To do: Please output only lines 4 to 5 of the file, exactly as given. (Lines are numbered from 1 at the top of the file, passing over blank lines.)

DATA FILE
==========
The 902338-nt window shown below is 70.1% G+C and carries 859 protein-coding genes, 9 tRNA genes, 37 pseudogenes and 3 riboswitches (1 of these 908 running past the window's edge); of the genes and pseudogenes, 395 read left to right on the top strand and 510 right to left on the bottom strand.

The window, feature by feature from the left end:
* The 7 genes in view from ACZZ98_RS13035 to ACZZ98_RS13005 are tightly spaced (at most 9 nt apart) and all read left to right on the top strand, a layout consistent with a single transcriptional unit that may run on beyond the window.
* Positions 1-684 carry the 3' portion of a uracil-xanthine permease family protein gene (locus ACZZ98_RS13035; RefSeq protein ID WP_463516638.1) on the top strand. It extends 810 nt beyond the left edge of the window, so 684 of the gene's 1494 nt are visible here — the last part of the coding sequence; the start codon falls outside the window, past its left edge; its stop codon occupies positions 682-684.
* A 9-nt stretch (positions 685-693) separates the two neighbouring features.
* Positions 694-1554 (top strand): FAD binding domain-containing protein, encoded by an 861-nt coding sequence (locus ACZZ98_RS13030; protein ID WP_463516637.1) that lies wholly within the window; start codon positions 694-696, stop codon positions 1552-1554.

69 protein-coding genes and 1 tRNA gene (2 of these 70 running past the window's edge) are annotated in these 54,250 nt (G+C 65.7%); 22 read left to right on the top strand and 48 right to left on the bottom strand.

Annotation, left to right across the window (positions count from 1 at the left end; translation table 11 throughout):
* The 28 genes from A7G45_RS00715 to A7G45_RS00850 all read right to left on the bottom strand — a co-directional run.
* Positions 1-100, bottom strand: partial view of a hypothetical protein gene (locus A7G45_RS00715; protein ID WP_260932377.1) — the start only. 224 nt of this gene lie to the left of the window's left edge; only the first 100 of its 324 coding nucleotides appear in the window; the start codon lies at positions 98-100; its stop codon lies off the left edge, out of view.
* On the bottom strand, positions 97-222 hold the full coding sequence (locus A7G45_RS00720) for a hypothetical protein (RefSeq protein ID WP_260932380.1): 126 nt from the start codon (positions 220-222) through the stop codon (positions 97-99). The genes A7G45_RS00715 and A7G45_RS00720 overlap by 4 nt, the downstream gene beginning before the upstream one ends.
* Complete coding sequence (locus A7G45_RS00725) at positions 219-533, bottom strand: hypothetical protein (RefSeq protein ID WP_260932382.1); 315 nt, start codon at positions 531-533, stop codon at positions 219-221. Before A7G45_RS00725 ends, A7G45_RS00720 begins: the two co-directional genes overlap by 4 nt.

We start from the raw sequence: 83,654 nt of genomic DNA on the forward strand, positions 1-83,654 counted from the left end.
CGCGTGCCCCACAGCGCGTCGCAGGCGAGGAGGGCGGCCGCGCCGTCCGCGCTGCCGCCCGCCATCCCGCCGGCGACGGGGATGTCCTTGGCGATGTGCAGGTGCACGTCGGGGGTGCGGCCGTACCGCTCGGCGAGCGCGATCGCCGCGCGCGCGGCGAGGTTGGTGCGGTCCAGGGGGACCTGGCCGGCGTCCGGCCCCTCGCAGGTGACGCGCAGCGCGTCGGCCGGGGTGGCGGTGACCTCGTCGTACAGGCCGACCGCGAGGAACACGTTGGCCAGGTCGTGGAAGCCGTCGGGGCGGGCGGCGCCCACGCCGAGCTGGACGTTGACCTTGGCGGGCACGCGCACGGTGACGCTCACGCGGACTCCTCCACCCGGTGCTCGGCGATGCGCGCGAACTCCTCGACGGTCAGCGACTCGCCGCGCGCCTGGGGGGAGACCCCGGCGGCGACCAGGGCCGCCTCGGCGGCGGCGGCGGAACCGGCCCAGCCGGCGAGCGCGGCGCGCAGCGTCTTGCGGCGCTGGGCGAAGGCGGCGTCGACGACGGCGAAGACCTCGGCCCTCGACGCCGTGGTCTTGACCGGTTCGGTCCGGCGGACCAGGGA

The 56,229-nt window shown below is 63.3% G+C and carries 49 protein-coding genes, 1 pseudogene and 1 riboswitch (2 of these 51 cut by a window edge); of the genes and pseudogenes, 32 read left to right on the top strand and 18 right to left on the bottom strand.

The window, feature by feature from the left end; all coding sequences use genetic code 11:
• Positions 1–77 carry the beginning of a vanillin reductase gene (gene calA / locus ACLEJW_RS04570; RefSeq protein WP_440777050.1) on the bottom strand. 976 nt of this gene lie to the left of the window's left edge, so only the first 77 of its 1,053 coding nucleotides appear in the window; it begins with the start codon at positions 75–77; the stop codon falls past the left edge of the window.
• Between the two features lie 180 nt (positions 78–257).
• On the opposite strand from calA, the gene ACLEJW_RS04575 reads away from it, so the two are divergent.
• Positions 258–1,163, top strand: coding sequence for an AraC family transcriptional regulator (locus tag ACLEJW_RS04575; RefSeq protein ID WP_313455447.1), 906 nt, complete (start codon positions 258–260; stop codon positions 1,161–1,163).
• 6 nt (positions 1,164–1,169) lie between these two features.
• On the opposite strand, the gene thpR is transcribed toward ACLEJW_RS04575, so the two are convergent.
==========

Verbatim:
* Positions 1-684 carry the 3' portion of a uracil-xanthine permease family protein gene (locus ACZZ98_RS13035; RefSeq protein ID WP_463516638.1) on the top strand. It extends 810 nt beyond the left edge of the window, so 684 of the gene's 1494 nt are visible here — the last part of the coding sequence; the start codon falls outside the window, past its left edge; its stop codon occupies positions 682-684.
* A 9-nt stretch (positions 685-693) separates the two neighbouring features.